Adoption = Occasional Victories
For the last three years, on four separate occasions each year, my friends posted jubilant messages on every possible social media outlet.
“My son is amazing! All A’s! Future Rocket Scientist, here!”
“Suzie Queue got Honor Roll. AGAIN!”
“My Ralphie with his award for Citizenship. Check out that tweed jacket. Cutest pic ever!”
“We are so proud. All eight of our children made honor roll! So blessed.”
Here are my imaginary reply posts.
“My son decked his Kindergarten classmate! Super amazing. Pretty sure he’ll be an MMA fighter when he grows up.”
“My daughter is doing Second Grade. AGAIN!”
“My kid doesn’t know the meaning of the word ‘Citizenship,’ but we’re pretty sure he was dropped off by the Mothership.”
“I can’t imagine having eight children. We only have two. Thank God.”
It’s not easy to watch the success of others, especially when it comes easy or “gets handed to” them, but it’s exponentially more difficult to watch the success of someone else’s child when yours is struggling so hard. For the last three years, I’ve bitten my tongue more times than I’d like to admit.
“Who gives a rip if your perfect kid made honor roll. Of course she made all A’s. You’ve been personally tutoring her since birth and making sure she has every opportunity to learn. My kid made a D on his test, but he FINISHED the test. Since it’s usually a struggle for him to even complete the assignment in the allotted time, this is a huge win for him.”
“My girl finally grasped the idea of subtraction last night. She hates being the oldest child in her class, but holding her back was the best thing we ever did for her. We’re building a foundation for her life that no one else bothered to build. Watching the light come on in her eyes when she understands a math concept — now, that’s priceless.”
It has been a very long road. The last three years were very difficult (also known as HellonEarth, as I’ve explained before). This fourth year appears to be a time for cautious optimism. We may be turning a corner, or it may be the eye in the center of Hurricane Hyena. It’s a little too early to rejoice or even relax, but Hubby and I are starting to believe again. This was actually a good idea. We can save their lives. They can learn, grow and be successful. God’s love can make a difference.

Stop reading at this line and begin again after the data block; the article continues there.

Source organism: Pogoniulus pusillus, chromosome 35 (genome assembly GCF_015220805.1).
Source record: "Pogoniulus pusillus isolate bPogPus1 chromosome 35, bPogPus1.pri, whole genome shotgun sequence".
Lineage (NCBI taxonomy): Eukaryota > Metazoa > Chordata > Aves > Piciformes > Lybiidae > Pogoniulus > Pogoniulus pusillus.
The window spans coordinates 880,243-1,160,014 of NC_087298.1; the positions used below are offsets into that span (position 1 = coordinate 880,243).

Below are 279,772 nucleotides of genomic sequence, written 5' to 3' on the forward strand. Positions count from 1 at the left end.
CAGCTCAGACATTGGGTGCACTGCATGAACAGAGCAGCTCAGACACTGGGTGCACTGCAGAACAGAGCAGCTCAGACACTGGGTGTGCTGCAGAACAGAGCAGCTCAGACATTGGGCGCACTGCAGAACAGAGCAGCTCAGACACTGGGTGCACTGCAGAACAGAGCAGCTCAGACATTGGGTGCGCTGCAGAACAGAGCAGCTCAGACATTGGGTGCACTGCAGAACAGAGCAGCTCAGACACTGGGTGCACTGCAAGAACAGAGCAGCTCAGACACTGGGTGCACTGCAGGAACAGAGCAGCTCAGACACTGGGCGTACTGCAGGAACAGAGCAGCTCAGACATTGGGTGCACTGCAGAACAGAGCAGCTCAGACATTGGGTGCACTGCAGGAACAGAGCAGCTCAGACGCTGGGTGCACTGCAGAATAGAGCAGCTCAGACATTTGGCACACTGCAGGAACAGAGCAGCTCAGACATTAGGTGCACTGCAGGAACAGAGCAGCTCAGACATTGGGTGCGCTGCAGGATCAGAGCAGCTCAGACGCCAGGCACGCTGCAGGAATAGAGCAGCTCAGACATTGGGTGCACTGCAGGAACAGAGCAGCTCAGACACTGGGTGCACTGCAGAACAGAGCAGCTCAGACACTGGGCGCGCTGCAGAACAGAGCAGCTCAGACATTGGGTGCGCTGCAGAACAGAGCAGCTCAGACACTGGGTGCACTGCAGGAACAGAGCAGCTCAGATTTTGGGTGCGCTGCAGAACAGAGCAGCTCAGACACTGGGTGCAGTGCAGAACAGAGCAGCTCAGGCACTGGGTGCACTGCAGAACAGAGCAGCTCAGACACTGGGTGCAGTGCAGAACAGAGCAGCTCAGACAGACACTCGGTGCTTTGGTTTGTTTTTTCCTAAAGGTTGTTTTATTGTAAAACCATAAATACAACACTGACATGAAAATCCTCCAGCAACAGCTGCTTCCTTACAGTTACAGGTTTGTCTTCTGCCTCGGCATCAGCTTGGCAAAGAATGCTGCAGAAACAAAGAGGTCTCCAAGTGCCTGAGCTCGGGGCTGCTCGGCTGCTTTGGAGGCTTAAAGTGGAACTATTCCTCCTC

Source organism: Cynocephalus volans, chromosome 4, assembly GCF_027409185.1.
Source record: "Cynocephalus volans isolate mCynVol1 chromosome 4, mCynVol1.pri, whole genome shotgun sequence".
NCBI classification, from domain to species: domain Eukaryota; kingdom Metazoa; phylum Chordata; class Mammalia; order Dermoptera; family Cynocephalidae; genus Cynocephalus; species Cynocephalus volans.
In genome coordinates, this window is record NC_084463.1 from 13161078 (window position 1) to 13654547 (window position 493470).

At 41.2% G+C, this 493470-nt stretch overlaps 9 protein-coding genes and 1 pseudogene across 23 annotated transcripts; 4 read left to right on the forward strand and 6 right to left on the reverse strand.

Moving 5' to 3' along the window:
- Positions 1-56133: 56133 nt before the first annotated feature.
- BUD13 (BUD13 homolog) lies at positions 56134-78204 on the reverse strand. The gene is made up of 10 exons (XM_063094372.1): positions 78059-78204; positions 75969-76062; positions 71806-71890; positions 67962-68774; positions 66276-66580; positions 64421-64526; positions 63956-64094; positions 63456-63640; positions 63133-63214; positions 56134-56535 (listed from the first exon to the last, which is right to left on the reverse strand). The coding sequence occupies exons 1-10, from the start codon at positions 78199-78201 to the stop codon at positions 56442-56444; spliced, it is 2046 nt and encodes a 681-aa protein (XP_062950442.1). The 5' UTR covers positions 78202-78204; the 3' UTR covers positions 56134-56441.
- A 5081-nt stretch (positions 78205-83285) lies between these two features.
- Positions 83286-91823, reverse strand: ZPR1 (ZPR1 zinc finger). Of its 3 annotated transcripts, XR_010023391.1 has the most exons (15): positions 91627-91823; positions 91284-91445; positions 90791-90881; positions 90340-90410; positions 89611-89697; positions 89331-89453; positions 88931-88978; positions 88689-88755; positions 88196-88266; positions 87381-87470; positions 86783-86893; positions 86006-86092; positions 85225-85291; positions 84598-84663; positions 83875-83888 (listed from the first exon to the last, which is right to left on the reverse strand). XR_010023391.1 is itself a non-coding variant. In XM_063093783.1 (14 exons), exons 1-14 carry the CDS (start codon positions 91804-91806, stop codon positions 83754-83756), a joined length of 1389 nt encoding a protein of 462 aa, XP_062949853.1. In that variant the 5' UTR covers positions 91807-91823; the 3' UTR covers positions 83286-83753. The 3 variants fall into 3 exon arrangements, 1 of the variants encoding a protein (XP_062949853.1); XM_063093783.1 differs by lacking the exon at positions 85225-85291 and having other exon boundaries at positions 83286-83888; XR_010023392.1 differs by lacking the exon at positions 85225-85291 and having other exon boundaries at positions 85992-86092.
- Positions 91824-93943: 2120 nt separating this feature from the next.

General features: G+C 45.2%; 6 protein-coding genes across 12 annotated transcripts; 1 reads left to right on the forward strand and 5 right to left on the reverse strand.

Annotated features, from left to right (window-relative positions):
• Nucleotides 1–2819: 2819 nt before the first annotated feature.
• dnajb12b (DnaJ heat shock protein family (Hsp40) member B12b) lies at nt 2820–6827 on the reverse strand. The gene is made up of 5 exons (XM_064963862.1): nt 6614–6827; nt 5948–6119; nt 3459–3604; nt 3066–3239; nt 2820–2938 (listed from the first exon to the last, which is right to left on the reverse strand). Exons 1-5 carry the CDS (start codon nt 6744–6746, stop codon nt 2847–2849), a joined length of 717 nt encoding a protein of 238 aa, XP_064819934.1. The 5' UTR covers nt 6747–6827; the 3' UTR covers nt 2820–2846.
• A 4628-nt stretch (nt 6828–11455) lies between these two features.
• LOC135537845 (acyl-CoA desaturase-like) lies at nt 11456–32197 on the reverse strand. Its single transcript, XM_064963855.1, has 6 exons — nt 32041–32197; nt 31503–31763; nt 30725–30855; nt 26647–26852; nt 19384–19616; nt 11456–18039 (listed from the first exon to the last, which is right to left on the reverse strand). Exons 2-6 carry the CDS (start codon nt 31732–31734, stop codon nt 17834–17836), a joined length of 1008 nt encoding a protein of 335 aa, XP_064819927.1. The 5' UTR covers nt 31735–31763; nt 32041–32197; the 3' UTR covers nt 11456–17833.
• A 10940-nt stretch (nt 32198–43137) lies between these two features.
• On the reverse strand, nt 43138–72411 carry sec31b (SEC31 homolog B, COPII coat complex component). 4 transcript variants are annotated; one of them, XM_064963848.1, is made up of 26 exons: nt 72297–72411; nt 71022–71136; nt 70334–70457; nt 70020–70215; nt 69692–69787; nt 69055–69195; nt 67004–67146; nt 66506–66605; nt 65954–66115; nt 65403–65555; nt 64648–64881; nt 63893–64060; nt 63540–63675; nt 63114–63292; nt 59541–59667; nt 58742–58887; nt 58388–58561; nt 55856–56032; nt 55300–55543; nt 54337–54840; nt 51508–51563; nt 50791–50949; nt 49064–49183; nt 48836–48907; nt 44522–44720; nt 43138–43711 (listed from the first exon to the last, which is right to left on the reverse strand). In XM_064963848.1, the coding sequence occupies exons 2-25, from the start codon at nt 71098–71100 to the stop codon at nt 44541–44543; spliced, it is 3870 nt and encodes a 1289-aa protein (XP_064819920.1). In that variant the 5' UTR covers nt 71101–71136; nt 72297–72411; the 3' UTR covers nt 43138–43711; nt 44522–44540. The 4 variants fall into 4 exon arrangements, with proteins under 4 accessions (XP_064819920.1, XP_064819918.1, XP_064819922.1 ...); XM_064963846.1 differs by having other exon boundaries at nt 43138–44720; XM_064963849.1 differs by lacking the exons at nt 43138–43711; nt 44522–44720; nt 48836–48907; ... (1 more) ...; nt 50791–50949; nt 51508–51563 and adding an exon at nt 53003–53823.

They brought their report cards home last week. Neither had grades below a B. This is the FIRST TIME neither has had a “D” on their report card. If, three years ago, two years ago, or even last year, you’d tried to tell me this day would come, I probably would have laughed, a little sadly. “I wish. They would be so happy.” We’re truly not worried about the grades, other than the fact that they reflect learning and retention. We always tell the kids that C is great, and anything higher is bonus. Honestly, this “Honor Roll” thing was a goal they set themselves. And to see the look in their eyes when they realized they had attained their “B Honor Roll” standard was nothing short of amazing.
I didn’t post their success on any media outlet. I didn’t call my friends. I actually thought about not writing this post. Why? I know there are others out there who are still in HellonEarth. You may not want to hear it, because it shows in stark relief the long road you have ahead. I decided to go ahead and write this post, though, because I want you to know: IT CAN HAPPEN. If our kids can succeed in spite of all they’ve been through, so can yours.
Keep in mind, though, it’s not about grades. Growing up in my house, grades were a big deal. Here’s what I’ve learned in the last three years: celebrate every victory, no matter how small. Don’t worry about what everyone else’s kid is doing. Your child is special. Uniquely gifted. Absolutely one-of-a-kind. Be sure you don’t overlook the smaller –but still amazing– hills they take as they climb the mountain range. Find out what THEIR goals are, and support them.
We’ve already had our shot at glory. Now it’s their turn.
Posted on November 19, 2014, in Adoption, advice, parenting and tagged adopt, adopted, adopting, adoption, child, children, foster, goals, grades, parent, parenting, school. Bookmark the permalink. 10 Comments.